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France denies UN report that its airstrike in Mali killed 19 civilians

The French defence ministry has denied the findings of a UN investigation into an air strike in central Mali in January, which concluded that French aircraft had killed 19 civilians.

France denies UN report that its airstrike in Mali killed 19 civilians
Illustration photo - French troops deployed in Mali. Photo Michele Cassini/AFP

In a statement on Tuesday, the ministry said it “maintains with consistency and reaffirms strongly” that “on January 3rd, French armed forces carried out an air strike targeting an armed terrorist group identified as such” near the village of Bounti in the west African country of Mali.

The statement added that the ministry had “numerous reservations about the methodology used” to carry out the UN probe.

As a result, Paris “cannot consider that this report provides any evidence whatsoever that contradicts the facts as described by the French armed forces,” it said.

Some residents of Bounti told journalists at the time that French warplanes had struck a wedding party near the remote village, and not a meeting of jihadists as claimed by France.

The United Nations mission in Mali, known as MINUSMA, subsequently launched an investigation into the affair.

In a report summarising the investigation’s findings, the UN on Tuesday said a wedding had in fact taken place and had “gathered about 100 civilians at the site of the strike”.

It added that about five armed people, who are thought to be members of the jihadist group Katiba Serma, attended the celebrations.

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POLITICS

French locals urge Macron to eject mayor over child sexual images

A group of villagers in eastern France said on Friday they have asked President Emmanuel Macron to remove their mayor, who refuses to resign despite an investigation into allegations he accessed child sexual images.

French locals urge Macron to eject mayor over child sexual images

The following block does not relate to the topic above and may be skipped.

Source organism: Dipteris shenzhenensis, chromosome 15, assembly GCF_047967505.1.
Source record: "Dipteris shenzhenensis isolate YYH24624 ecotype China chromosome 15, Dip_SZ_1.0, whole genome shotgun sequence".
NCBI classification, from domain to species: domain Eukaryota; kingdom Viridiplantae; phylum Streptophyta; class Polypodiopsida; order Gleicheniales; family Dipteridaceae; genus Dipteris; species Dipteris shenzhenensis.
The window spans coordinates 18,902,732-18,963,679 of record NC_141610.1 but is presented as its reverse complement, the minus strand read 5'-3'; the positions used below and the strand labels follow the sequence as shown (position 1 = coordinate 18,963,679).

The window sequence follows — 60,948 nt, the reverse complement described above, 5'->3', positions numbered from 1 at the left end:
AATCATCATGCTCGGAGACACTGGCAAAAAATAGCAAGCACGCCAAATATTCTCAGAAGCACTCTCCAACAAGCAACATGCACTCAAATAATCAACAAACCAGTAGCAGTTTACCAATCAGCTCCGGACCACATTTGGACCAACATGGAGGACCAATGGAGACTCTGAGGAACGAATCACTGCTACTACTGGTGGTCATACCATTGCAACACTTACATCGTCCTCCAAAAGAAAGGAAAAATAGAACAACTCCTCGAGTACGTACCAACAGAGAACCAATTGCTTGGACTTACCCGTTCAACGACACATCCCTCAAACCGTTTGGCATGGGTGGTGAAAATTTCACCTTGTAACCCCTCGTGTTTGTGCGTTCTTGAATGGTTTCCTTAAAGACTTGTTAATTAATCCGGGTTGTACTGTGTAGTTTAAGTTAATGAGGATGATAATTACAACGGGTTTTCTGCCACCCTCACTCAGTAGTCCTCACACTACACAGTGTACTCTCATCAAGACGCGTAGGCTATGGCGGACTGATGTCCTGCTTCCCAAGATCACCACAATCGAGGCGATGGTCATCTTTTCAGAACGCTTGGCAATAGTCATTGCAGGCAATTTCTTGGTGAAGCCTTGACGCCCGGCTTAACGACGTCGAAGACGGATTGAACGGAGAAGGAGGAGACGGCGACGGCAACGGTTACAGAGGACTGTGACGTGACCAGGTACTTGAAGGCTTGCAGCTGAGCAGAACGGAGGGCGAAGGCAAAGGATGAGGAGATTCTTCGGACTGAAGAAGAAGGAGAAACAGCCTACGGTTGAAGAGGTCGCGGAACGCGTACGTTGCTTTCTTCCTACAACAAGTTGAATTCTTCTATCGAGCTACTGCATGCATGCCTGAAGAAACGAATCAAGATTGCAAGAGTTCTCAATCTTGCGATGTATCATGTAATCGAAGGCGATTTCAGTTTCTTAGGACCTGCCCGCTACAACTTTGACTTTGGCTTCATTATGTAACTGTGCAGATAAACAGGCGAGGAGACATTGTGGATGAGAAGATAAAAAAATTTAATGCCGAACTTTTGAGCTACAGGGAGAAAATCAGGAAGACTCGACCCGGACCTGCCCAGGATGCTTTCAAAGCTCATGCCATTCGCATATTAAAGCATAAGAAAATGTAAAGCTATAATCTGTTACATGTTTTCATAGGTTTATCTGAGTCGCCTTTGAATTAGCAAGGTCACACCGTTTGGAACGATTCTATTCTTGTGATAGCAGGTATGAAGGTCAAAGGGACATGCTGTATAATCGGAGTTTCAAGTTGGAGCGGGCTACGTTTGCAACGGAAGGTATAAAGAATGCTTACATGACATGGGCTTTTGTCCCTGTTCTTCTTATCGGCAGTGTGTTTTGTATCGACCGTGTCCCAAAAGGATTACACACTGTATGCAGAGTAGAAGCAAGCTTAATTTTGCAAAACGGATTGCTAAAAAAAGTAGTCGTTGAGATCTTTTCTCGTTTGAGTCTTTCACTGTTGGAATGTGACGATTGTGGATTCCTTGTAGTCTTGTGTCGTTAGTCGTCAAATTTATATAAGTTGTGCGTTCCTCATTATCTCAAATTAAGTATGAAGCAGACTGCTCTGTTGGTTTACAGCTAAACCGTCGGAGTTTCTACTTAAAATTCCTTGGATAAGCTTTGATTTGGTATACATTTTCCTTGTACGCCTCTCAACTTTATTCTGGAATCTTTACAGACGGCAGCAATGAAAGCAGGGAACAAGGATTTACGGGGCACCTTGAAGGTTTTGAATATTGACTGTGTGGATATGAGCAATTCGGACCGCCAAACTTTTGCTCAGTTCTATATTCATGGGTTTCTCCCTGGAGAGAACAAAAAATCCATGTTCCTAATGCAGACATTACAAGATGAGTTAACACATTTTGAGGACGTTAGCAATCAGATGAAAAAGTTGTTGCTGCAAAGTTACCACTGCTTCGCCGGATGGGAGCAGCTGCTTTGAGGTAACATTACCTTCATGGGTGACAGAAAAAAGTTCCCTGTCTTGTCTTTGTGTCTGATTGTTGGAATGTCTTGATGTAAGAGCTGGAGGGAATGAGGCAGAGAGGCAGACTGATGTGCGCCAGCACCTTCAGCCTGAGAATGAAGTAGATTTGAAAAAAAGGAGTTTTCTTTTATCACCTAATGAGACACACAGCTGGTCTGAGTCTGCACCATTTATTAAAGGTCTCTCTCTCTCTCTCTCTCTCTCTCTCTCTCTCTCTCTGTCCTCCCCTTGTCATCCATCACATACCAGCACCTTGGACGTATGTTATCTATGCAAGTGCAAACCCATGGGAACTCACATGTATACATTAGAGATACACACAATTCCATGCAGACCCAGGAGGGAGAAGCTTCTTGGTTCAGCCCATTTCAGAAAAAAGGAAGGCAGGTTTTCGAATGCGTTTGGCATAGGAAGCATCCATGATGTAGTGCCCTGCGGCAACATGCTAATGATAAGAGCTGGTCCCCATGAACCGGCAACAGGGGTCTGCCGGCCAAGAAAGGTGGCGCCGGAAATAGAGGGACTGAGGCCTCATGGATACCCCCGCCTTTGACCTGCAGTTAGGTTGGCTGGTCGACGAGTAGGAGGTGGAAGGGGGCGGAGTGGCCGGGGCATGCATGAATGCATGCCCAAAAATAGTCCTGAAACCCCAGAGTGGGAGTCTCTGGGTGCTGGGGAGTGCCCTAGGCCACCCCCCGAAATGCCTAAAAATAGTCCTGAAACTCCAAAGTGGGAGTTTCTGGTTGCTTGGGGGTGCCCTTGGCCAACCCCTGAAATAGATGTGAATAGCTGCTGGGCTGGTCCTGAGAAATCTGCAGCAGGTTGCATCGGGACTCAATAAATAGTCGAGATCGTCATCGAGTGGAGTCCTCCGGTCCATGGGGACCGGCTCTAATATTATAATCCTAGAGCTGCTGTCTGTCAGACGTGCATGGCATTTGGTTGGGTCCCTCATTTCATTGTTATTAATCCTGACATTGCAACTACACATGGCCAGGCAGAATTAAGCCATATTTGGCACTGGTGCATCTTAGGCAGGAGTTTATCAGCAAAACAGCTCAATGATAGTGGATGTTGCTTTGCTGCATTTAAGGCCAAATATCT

Dominique Lott, mayor of the Echenon municipality home to around 800 people, was one of 48 men arrested in mid-November raids across France.

He has acknowledged “some of the acts of which he is accused” ahead of his April trial, Dijon prosecutors said when he was detained.

They added that he possessed “images and videos depicting minors aged five to 15 in suggestive poses, or engaging in sex acts with each other or with adults”.

But the mayor is not required to resign by law, stoking anger among villagers.

By Friday, a petition demanding he step down had gathered almost 600 signatures.

National politicians Adrien Quatennens — an MP accused of striking his wife — and Julien Bayou — the Greens chief who stepped down over accusations of “psychological violence” against a former partner — had quit, so “why not our mayor?”, the signatories asked.

“Only two” village councillors out of 14 have stepped down in protest, said local resident and mother of an eight-month-old boy, Wardia Haya-Cartaut, one of the authors of the letter to Macron.

For its part, the local council said in a statement that “the justice system will take care of the trial, that’s not up to us”.

“Legally speaking, we have no room for manoeuvre,” the council added.

But Haya-Cartaut quotes chapter and verse from the legal code on local government, which allows the French president to recall a mayor.

“Without disrespecting the principle of presumption of innocence, it is in your power to issue a disciplinary measure,” she wrote to Macron alongside two other local mothers.

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